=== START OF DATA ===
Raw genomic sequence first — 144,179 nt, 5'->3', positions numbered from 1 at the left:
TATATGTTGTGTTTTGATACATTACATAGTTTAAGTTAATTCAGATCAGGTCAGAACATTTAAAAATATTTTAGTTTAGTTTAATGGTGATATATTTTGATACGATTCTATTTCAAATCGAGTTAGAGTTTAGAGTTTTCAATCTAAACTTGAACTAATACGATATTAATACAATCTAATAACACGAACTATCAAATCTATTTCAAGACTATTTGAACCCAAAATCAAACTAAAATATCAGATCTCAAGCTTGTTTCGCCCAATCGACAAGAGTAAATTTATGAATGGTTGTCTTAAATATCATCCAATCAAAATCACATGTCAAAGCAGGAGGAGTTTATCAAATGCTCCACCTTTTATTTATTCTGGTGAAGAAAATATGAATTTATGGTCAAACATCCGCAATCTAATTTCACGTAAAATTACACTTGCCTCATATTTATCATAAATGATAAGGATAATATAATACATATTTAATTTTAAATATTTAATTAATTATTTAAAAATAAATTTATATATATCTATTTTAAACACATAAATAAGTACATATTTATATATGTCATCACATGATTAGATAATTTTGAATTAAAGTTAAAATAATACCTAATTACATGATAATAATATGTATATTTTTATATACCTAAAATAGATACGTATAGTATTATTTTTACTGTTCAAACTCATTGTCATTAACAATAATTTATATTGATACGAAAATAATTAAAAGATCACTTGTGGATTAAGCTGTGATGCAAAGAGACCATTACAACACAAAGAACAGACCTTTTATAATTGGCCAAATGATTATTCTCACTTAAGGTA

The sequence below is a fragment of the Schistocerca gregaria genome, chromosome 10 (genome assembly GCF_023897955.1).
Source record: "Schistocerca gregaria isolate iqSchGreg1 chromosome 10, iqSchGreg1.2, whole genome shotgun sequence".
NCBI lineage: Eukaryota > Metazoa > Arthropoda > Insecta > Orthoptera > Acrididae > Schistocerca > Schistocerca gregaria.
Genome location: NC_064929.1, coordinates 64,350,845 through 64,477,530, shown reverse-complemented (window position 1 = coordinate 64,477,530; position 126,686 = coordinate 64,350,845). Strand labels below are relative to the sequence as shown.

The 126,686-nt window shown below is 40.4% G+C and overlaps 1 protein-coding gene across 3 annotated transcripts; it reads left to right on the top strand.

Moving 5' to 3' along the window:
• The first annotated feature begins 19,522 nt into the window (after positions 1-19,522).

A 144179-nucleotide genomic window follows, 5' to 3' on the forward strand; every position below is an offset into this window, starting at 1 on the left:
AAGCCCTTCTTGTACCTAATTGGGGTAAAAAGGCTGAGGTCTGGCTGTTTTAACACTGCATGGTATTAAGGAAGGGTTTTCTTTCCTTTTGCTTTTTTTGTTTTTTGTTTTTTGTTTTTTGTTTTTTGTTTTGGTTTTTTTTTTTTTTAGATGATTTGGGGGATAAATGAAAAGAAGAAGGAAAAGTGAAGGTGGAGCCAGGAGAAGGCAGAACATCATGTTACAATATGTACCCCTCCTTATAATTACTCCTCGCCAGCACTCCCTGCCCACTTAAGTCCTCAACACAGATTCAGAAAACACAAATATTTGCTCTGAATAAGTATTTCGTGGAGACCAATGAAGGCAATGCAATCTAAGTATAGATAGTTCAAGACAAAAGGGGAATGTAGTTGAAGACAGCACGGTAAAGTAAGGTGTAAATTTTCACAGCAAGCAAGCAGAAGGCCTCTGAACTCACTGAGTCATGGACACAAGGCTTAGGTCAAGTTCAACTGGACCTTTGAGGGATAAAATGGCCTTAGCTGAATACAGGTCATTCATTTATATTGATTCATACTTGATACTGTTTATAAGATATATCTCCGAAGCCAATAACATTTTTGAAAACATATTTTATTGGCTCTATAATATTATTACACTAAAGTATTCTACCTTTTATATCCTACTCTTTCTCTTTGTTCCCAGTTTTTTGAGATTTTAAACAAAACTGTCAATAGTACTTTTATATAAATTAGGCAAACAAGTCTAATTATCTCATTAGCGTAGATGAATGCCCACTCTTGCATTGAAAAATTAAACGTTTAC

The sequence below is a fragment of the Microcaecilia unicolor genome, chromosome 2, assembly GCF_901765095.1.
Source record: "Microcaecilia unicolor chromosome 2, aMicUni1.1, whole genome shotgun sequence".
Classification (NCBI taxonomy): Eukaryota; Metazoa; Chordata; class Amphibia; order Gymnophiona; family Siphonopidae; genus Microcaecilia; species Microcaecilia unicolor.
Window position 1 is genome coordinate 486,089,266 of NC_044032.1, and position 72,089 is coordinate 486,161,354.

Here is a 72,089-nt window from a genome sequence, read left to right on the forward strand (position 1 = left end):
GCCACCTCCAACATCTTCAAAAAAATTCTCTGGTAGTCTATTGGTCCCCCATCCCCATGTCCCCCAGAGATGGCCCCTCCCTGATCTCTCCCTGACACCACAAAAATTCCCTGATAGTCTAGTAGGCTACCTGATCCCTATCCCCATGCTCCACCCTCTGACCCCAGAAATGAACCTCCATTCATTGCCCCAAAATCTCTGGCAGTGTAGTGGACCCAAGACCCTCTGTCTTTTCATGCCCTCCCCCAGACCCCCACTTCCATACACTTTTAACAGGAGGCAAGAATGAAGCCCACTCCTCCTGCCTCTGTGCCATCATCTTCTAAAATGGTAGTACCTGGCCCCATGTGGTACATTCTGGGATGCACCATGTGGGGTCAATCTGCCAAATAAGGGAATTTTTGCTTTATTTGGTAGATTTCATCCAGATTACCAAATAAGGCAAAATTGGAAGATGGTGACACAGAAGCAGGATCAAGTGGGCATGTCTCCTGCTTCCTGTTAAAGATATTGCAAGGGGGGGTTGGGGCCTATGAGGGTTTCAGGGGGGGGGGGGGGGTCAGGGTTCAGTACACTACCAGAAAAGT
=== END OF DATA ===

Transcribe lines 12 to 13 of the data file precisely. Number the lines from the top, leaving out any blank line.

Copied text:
The sequence below is a fragment of the Microcaecilia unicolor genome, chromosome 2, assembly GCF_901765095.1.
Source record: "Microcaecilia unicolor chromosome 2, aMicUni1.1, whole genome shotgun sequence".